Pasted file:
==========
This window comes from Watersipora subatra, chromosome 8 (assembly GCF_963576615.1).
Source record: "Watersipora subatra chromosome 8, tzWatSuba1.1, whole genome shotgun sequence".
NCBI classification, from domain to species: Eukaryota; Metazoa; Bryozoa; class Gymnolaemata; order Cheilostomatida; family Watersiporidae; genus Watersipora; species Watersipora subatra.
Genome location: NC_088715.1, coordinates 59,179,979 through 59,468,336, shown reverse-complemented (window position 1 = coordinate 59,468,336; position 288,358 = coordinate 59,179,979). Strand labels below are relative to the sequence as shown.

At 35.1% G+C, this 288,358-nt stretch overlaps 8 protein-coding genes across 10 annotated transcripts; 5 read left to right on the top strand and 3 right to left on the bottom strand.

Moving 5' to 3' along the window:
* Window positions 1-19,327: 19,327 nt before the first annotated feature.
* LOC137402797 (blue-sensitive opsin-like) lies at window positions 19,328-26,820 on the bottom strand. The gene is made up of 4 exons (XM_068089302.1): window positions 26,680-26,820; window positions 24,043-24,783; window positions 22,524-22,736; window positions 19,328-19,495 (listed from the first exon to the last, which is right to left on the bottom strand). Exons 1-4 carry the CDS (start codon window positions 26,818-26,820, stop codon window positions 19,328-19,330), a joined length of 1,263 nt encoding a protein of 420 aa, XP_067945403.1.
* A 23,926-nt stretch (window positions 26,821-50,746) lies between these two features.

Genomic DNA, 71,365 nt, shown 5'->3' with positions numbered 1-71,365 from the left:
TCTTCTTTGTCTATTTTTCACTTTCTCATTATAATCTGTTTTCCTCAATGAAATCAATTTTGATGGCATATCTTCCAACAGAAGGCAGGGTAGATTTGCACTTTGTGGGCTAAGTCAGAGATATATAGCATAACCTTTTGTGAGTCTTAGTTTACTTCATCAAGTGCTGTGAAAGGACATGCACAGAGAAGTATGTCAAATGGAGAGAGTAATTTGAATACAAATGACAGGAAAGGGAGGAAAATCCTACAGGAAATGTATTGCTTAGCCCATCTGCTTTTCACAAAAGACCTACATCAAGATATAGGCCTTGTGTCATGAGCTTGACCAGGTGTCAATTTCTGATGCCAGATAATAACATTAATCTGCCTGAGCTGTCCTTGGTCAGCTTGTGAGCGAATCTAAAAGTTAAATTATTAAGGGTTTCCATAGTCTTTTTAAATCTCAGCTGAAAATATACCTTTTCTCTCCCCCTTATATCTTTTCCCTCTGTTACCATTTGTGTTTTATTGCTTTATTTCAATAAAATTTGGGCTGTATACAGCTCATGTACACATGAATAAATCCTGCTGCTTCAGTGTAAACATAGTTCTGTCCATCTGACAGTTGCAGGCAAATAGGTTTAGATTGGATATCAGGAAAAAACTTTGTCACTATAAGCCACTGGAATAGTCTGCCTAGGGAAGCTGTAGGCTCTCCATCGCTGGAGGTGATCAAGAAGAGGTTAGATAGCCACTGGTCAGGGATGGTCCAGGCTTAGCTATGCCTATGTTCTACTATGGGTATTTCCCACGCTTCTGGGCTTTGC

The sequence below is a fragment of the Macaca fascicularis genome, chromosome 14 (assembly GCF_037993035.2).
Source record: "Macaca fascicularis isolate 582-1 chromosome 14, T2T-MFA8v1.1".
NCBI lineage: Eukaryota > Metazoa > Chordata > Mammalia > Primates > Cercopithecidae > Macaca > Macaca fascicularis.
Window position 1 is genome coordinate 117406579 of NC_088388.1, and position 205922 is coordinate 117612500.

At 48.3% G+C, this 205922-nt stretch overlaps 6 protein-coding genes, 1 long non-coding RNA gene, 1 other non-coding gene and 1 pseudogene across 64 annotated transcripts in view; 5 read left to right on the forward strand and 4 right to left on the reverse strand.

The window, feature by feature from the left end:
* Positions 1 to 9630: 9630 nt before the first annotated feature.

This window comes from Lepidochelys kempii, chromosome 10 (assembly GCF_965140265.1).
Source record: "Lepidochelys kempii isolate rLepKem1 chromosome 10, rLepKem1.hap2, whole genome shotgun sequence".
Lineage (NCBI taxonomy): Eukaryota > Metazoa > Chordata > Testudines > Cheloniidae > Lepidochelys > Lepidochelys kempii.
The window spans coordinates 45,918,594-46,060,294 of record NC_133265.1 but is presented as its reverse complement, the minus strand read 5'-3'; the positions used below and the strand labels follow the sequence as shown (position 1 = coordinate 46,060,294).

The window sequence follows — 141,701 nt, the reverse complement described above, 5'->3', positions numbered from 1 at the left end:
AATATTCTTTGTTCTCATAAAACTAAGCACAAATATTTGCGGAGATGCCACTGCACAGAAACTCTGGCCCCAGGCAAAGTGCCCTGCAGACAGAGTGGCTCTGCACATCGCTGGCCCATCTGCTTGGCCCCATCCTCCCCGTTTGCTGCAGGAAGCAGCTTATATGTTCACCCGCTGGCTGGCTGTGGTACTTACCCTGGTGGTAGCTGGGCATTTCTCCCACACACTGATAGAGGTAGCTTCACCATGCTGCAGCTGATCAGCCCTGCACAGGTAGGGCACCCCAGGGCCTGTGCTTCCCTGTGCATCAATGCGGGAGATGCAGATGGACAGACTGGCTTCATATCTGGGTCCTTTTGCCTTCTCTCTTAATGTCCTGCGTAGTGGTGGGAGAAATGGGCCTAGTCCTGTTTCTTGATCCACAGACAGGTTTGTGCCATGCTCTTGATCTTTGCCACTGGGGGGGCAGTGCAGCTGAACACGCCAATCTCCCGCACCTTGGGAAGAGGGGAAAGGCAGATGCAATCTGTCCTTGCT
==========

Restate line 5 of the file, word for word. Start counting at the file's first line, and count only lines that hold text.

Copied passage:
At 35.1% G+C, this 288,358-nt stretch overlaps 8 protein-coding genes across 10 annotated transcripts; 5 read left to right on the top strand and 3 right to left on the bottom strand.